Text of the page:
Investigation of the factors affecting the photothermal therapy potential of small iron oxide nanoparticles over the 730–840 nm spectral region
The use of superparamagnetic iron oxide nanoparticles (SPIONs) as a sensitizer in photothermal therapy (PTT) is relatively new and the origin of such a phenomenon is not known. Usually, large crystals and aggregated particles are preferred in the literature, suggesting that these increase the absorbance of particles at the irradiation wavelength, and hence, provide a larger temperature increase. This study has two major goals: identification of the key factors that affect the photo-induced temperature increase in well-controlled experiments and the influence of laser irradiation on nanoparticle properties. Small, biocompatible poly(acrylic acid) coated SPIONs (PAA/SPIONs) were used since they are more practical for future medical use than large aggregates. We studied the impact of three major laser-dependent variables, namely the wavelength (between 728 and 838 nm), intensity (1.85–9.76 W cm−2) and power (105–800 mW) as well as attenuation at the irradiation wavelength, on photothermal heating achieved with PAA/SPIONs. Within the studied range of these variables, only the laser power plays a critical role on the magnitude of photothermal heating in solutions. There is no strong correlation between the attenuation at the excitation wavelength and the temperature increase. In addition, extensive characterization of SPIONs before and after irradiation revealed no significant difference, which supports the re-usability of SPIONs. Lastly, the PTT potential of these small PAA/SPIONs was demonstrated in vitro on HeLa cells. At these low laser powers no temperature increase in SPION-free water or cell death in SPION-free cells was detected. Hence, this study provides a new insight into the photothermal effect of SPIONs, provides a clear and repeatable experimental procedure and demonstrates great potential for small SPIONs to be exploited in PTT.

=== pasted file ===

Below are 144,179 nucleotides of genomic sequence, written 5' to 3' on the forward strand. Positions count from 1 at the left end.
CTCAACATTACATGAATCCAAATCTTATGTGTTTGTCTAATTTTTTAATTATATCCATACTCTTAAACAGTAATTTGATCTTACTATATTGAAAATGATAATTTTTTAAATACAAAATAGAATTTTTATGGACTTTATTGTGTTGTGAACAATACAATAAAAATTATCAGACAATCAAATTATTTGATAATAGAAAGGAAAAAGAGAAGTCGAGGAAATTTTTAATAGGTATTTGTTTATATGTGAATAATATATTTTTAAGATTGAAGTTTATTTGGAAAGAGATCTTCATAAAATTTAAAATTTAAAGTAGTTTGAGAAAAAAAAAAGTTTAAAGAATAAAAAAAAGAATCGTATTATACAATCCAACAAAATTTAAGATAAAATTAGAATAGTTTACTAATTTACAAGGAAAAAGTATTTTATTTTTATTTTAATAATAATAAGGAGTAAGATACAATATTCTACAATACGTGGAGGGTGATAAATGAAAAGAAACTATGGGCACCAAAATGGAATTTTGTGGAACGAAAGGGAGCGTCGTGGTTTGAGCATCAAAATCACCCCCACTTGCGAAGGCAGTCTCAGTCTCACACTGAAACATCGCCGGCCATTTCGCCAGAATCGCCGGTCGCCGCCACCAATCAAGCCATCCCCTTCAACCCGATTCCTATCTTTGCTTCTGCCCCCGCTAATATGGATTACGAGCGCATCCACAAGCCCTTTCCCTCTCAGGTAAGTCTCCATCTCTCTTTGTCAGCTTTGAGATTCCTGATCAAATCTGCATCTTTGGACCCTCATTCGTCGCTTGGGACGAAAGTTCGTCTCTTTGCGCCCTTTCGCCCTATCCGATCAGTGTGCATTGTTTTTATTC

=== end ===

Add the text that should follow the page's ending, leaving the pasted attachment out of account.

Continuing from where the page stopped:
- This article is part of the themed collection: Nano- and Molecular Engineering of Photosensitisers